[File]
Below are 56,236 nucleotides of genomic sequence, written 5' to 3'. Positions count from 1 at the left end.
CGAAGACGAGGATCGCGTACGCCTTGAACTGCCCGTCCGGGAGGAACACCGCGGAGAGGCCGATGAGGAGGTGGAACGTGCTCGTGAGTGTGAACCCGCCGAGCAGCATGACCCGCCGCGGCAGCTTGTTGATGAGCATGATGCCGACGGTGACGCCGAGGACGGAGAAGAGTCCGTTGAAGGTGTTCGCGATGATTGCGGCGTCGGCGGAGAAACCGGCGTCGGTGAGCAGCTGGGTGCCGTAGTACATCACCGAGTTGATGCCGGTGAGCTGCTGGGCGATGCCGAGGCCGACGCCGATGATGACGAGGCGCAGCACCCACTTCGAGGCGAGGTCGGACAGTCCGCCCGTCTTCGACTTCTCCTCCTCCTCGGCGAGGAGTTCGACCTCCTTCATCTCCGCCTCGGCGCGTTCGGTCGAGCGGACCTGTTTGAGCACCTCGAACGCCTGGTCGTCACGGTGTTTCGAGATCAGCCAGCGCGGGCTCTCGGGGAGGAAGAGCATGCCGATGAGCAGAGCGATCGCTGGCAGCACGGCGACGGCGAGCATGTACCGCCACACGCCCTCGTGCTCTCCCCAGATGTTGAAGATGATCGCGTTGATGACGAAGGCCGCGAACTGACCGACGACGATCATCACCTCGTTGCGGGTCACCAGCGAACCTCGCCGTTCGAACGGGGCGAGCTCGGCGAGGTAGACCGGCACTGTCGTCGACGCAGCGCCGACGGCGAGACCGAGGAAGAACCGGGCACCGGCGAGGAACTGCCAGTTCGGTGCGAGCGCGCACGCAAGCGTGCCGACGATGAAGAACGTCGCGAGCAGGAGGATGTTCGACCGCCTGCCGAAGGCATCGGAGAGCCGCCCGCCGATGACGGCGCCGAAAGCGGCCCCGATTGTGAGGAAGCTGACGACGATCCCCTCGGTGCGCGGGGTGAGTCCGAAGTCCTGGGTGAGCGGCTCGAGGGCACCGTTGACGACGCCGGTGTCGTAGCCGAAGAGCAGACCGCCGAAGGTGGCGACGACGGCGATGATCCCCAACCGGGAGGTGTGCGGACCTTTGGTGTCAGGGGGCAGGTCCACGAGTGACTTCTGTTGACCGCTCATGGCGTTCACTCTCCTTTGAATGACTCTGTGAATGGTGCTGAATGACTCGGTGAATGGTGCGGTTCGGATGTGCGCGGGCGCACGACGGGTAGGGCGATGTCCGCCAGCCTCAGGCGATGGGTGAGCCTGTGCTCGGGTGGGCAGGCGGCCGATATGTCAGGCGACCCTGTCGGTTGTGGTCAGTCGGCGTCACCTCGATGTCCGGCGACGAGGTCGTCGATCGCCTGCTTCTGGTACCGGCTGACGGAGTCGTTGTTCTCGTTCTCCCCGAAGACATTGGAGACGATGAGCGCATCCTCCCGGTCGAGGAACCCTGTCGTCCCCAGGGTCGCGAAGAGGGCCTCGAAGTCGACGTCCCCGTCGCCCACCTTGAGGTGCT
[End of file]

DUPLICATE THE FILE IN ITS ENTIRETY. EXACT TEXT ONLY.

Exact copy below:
Below are 56,236 nucleotides of genomic sequence, written 5' to 3'. Positions count from 1 at the left end.
CGAAGACGAGGATCGCGTACGCCTTGAACTGCCCGTCCGGGAGGAACACCGCGGAGAGGCCGATGAGGAGGTGGAACGTGCTCGTGAGTGTGAACCCGCCGAGCAGCATGACCCGCCGCGGCAGCTTGTTGATGAGCATGATGCCGACGGTGACGCCGAGGACGGAGAAGAGTCCGTTGAAGGTGTTCGCGATGATTGCGGCGTCGGCGGAGAAACCGGCGTCGGTGAGCAGCTGGGTGCCGTAGTACATCACCGAGTTGATGCCGGTGAGCTGCTGGGCGATGCCGAGGCCGACGCCGATGATGACGAGGCGCAGCACCCACTTCGAGGCGAGGTCGGACAGTCCGCCCGTCTTCGACTTCTCCTCCTCCTCGGCGAGGAGTTCGACCTCCTTCATCTCCGCCTCGGCGCGTTCGGTCGAGCGGACCTGTTTGAGCACCTCGAACGCCTGGTCGTCACGGTGTTTCGAGATCAGCCAGCGCGGGCTCTCGGGGAGGAAGAGCATGCCGATGAGCAGAGCGATCGCTGGCAGCACGGCGACGGCGAGCATGTACCGCCACACGCCCTCGTGCTCTCCCCAGATGTTGAAGATGATCGCGTTGATGACGAAGGCCGCGAACTGACCGACGACGATCATCACCTCGTTGCGGGTCACCAGCGAACCTCGCCGTTCGAACGGGGCGAGCTCGGCGAGGTAGACCGGCACTGTCGTCGACGCAGCGCCGACGGCGAGACCGAGGAAGAACCGGGCACCGGCGAGGAACTGCCAGTTCGGTGCGAGCGCGCACGCAAGCGTGCCGACGATGAAGAACGTCGCGAGCAGGAGGATGTTCGACCGCCTGCCGAAGGCATCGGAGAGCCGCCCGCCGATGACGGCGCCGAAAGCGGCCCCGATTGTGAGGAAGCTGACGACGATCCCCTCGGTGCGCGGGGTGAGTCCGAAGTCCTGGGTGAGCGGCTCGAGGGCACCGTTGACGACGCCGGTGTCGTAGCCGAAGAGCAGACCGCCGAAGGTGGCGACGACGGCGATGATCCCCAACCGGGAGGTGTGCGGACCTTTGGTGTCAGGGGGCAGGTCCACGAGTGACTTCTGTTGACCGCTCATGGCGTTCACTCTCCTTTGAATGACTCTGTGAATGGTGCTGAATGACTCGGTGAATGGTGCGGTTCGGATGTGCGCGGGCGCACGACGGGTAGGGCGATGTCCGCCAGCCTCAGGCGATGGGTGAGCCTGTGCTCGGGTGGGCAGGCGGCCGATATGTCAGGCGACCCTGTCGGTTGTGGTCAGTCGGCGTCACCTCGATGTCCGGCGACGAGGTCGTCGATCGCCTGCTTCTGGTACCGGCTGACGGAGTCGTTGTTCTCGTTCTCCCCGAAGACATTGGAGACGATGAGCGCATCCTCCCGGTCGAGGAACCCTGTCGTCCCCAGGGTCGCGAAGAGGGCCTCGAAGTCGACGTCCCCGTCGCCCACCTTGAGGTGCT